Since the general description of the method, and the complete list of the characters and their definitions, are freely available at the link mentioned above, we did not include them in this volume, to allow more space for wood descriptions.

Digital identification keys are tools designed to guide the reader through the identification of an unknown sample. At the link, there are two separate keys, one for hardwoods and one for softwoods, available in two distinct folders. Copy the folders to your PC, then select the .html file contained within them to launch the corresponding key. An offline window will open in your browser. On the left of the screen the list of characters (with their associated character states, which can be viewed by clicking on the ‘+’ to the left of each character) is displayed, and on the right the list of species. To use the key, simply select the character states observed on the specimen (for example, ring-porous: present; lozenge-aliform axial parenchyma: present; etc.) and the software will filter out only the species that have the chosen combination of character states. Rather than following the numerical order of the characters, we recommend starting from the most obvious characters visible on the sample under examination. For example, if on a hardwood specimen you see long bands of axial canals, first select the character “52. Axial canals: in long tangential lines” and you will immediately narrow down the selection to a few species. As an alternative to the loupe, or in addition to it, you can use a USB microscope, which at an affordable price can provide a more accurate view of some characters.

The physical and mechanical properties of each species are graphically displayed as radar plots.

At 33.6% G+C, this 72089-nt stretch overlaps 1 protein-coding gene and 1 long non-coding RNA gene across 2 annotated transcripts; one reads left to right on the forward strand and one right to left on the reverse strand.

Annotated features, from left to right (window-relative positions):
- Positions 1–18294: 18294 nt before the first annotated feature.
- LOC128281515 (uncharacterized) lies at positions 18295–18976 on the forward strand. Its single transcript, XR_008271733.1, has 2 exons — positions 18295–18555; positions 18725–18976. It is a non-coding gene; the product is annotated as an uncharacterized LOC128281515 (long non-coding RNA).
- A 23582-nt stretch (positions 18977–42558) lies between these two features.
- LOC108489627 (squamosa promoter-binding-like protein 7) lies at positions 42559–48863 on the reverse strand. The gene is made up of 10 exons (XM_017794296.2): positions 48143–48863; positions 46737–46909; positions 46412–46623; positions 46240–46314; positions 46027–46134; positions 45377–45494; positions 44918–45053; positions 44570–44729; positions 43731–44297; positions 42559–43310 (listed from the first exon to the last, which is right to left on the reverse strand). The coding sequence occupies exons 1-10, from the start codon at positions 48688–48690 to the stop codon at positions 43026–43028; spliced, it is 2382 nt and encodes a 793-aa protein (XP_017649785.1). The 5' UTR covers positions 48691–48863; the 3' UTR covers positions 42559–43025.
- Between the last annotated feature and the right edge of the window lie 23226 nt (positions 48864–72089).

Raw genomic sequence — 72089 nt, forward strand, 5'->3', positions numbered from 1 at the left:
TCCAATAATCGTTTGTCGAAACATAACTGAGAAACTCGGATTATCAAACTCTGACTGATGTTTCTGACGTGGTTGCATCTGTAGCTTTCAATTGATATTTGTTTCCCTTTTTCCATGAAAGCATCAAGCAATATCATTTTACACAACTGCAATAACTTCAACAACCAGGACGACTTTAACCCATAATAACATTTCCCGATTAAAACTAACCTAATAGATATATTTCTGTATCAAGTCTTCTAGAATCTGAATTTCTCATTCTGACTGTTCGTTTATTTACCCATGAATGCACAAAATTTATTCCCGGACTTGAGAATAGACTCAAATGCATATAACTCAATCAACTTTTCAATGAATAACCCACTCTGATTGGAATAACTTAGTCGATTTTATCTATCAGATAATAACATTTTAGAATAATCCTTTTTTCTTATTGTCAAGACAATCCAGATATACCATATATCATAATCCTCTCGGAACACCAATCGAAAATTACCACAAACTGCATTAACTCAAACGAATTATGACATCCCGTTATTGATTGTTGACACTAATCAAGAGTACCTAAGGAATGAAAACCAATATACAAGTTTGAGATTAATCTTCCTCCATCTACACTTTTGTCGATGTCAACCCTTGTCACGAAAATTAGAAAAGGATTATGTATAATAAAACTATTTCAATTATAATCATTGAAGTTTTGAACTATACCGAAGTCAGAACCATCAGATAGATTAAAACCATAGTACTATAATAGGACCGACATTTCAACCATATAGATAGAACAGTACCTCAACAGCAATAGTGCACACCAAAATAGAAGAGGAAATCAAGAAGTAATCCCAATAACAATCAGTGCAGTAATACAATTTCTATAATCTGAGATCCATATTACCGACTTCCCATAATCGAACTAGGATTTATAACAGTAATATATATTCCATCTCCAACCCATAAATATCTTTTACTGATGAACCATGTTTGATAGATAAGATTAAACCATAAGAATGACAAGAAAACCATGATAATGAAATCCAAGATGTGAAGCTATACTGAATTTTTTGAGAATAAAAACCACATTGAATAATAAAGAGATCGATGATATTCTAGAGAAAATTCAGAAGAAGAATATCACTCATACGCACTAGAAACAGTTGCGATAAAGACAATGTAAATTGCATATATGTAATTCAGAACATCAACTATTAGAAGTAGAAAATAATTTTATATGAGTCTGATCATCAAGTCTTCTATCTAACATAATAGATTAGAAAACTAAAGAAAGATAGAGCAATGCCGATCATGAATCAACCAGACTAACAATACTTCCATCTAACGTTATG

This gives a quick overview of the ranking of each species with respect to each property.
The first graph displays the MOE2 (modulus of elasticity, N/mm2), MOR3 (modulus of rupture, N/mm2), Janka hardness (kgf), heartwood density (kg/m3), and the maximum stem diameter that is typically available (cm). Data have been obtained from Gérard et al. 2017, Giordano 1988 and
Meier 2016.
In the second graph, tangential shrinkage (TS), radial shrinkage (RS), and TS/RS ratio (the proportion of the first two values) are displayed. Data have been obtained from Cividini 2001, Gerard et al. 2017 and Meier 2016.
Some values, or an entire graph, may not be displayed if data were not available from the above cited references.

Durability data is presented in a tabular format. It includes resistance to wood dry insect borers (resistant, not resistant), resistance to termites (resistant, moderately resistant, not resistant), decay resistance (very durable, durable, moderately durable, slightly durable, not durable),
treatability (easy to treat, moderately easy to treat, difficult to treat, extremely difficult to treat) and sapwood width (very narrow, narrow, medium, wide). The classes follow the EN 350 Standard, and the data sources are EN 350 and Gérard et al. 2017.
One or more columns may not be present if the data were not available from the above cited sources. Sapwood width is not displayed for species with undifferentiated heartwood.

Several woods described in this volume may present sustainability issues. This is addressed in the introductory text of each wood, where any CITES listing and its relevant appendix are also indicated. CITES (the Convention on International Trade in Endangered Species of Wild Fauna and Flora) has the purpose of regulating the international trade of animals and plants. The official list of species protected by the Convention is regularly updated and includes three appendices with decreasing levels of protection. In principle, the trade of CITES-protected species is only possible if authorised by appropriate certificates, but restrictions may vary from species to species depending